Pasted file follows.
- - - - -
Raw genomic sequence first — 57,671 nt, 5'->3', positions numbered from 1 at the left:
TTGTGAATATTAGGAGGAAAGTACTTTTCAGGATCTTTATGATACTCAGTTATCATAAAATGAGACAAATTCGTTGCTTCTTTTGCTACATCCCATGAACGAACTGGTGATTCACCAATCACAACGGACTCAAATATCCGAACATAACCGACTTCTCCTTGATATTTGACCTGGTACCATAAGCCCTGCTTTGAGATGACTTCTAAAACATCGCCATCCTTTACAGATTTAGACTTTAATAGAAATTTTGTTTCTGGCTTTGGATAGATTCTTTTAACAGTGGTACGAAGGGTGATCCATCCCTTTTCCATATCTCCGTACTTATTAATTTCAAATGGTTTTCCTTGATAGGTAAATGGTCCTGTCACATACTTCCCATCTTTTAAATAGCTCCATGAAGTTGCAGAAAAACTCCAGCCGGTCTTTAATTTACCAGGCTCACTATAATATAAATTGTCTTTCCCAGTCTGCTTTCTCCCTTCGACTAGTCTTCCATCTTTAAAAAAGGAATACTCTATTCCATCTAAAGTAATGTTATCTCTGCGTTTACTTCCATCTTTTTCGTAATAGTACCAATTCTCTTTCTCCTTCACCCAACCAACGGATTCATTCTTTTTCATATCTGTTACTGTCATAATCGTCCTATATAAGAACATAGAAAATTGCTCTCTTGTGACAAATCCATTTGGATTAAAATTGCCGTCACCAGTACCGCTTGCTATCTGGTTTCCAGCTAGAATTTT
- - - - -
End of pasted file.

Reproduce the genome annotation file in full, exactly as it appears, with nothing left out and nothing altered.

Raw genomic sequence first — 57,671 nt, 5'->3', positions numbered from 1 at the left:
TTGTGAATATTAGGAGGAAAGTACTTTTCAGGATCTTTATGATACTCAGTTATCATAAAATGAGACAAATTCGTTGCTTCTTTTGCTACATCCCATGAACGAACTGGTGATTCACCAATCACAACGGACTCAAATATCCGAACATAACCGACTTCTCCTTGATATTTGACCTGGTACCATAAGCCCTGCTTTGAGATGACTTCTAAAACATCGCCATCCTTTACAGATTTAGACTTTAATAGAAATTTTGTTTCTGGCTTTGGATAGATTCTTTTAACAGTGGTACGAAGGGTGATCCATCCCTTTTCCATATCTCCGTACTTATTAATTTCAAATGGTTTTCCTTGATAGGTAAATGGTCCTGTCACATACTTCCCATCTTTTAAATAGCTCCATGAAGTTGCAGAAAAACTCCAGCCGGTCTTTAATTTACCAGGCTCACTATAATATAAATTGTCTTTCCCAGTCTGCTTTCTCCCTTCGACTAGTCTTCCATCTTTAAAAAAGGAATACTCTATTCCATCTAAAGTAATGTTATCTCTGCGTTTACTTCCATCTTTTTCGTAATAGTACCAATTCTCTTTCTCCTTCACCCAACCAACGGATTCATTCTTTTTCATATCTGTTACTGTCATAATCGTCCTATATAAGAACATAGAAAATTGCTCTCTTGTGACAAATCCATTTGGATTAAAATTGCCGTCACCAGTACCGCTTGCTATCTGGTTTCCAGCTAGAATTTT